Typically, Bush writes on piano, but composing on the Fairlight opened up new gates of inspiration. "There is something about the character of a sound," she said in a 1992 radio documentary
. "You hear a sound and it has a whole quality of its own that can be sad or happy, and that immediately conjures up images, which can of course help you to think of ideas that lead you onto a song, so everything is crucial for trying to find some direction with inspiration. A good sound is worth a lot artistically."
Kate Bush not only wrote her own songs, but starting with her 1982 album The Dreaming, was also her own producer, a rare feat at the time especially for a female artist. Until she came along, the only woman on this level who did her own writing and production was Joni Mitchell, another singer of immense influence and acclaim.
The song's concept is a flip on the Faustian bargain where one makes a deal with the Devil. When Bush thought about what it would take to switch places with your partner, she first thought of the deal with the Devil, then decided it could also be done through a deal with God, which would be even more powerful.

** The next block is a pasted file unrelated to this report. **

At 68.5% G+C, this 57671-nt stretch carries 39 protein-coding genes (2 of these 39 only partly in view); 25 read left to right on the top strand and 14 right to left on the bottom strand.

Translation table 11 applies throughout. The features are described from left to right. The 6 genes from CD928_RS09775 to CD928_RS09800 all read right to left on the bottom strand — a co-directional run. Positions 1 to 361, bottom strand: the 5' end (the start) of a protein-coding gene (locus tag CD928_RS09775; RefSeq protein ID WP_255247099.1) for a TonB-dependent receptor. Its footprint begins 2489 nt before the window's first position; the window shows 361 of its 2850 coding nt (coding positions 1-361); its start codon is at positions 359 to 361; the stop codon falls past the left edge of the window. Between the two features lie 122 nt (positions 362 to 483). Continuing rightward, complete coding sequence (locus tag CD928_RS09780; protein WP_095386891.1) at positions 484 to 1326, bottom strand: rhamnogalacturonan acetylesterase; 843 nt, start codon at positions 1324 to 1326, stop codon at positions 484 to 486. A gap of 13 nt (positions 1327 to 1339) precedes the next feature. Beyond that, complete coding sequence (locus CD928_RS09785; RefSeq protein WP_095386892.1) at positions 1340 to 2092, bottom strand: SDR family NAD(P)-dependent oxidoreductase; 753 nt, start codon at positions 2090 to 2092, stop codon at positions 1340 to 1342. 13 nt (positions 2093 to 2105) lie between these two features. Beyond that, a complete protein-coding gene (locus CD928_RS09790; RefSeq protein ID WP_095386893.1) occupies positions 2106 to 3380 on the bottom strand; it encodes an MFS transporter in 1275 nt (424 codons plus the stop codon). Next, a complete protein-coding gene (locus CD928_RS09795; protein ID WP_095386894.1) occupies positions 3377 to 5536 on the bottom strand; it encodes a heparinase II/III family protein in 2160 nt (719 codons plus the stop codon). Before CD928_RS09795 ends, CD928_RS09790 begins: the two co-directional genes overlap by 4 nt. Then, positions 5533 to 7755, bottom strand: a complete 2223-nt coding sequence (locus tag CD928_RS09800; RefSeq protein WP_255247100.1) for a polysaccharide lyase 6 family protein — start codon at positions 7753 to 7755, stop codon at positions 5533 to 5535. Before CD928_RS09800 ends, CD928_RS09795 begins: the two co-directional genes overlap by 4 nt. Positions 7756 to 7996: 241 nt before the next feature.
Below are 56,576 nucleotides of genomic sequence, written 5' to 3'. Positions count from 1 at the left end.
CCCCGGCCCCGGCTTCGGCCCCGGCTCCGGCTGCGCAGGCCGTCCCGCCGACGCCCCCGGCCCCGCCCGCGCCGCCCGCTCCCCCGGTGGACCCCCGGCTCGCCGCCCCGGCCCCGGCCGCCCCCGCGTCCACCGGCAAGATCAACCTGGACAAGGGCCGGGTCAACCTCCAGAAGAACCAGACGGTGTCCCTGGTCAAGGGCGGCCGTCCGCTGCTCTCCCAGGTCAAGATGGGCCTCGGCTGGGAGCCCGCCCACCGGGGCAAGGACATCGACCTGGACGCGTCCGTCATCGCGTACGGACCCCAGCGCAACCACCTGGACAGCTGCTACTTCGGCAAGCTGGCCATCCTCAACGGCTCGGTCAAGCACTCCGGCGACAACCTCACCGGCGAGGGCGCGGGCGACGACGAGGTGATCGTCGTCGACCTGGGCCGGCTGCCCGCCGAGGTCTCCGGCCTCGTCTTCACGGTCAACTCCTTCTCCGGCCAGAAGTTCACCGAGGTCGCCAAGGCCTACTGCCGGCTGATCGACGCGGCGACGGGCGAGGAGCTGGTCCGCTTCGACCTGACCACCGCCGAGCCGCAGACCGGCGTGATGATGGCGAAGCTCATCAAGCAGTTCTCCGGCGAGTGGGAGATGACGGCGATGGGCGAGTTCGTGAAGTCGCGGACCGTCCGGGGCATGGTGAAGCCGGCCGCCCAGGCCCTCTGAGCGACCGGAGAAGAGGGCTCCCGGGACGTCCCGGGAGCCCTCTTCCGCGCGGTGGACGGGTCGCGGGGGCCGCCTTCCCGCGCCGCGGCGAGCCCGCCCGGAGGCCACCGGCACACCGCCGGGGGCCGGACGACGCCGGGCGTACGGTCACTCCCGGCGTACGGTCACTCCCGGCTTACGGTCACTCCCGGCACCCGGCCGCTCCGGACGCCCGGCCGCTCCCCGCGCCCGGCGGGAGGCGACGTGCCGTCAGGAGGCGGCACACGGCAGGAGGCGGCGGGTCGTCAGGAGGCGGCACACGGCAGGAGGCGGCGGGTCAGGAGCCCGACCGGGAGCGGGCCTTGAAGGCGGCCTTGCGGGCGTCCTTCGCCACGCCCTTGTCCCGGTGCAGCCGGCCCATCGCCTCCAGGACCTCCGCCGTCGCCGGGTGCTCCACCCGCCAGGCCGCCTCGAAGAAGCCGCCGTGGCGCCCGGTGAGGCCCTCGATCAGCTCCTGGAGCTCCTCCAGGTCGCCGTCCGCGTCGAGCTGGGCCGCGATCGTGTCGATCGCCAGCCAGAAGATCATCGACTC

A new version of the song, subtitled "2012 Remix," reached #6 on the UK singles chart in August 2012. The track was transposed down a semitone to fit Bush's current lower vocal range and was premiered during the 2012 London Olympics closing ceremony
. Bush did not appear in person, but the recording was featured in a crucial section after the athletes entered.
Bush often used interpretive dancing in her music videos to express the emotion of her songs. By the time she released "Running Up That Hill" in 1985, she felt the art was being cheapened by the newer crop of talent on MTV. She explained in a 1985 TV interview with Canada's Good Rockin' Tonight: "During the gap between the last and this album, I'd seen quite a few videos on television that other people had been doing. And I felt that dance, something that we'd been working in, particularly in the earlier videos... was being used quite trivially, it was being exploited: haphazard images, busy, lots of dances, without really the serious expression, and wonderful expression, that dance can give. So we felt how interesting it would be to make a very simple routine between two people, almost classic, and very simply filmed. So that's what we tried, really, to do a serious piece of dance."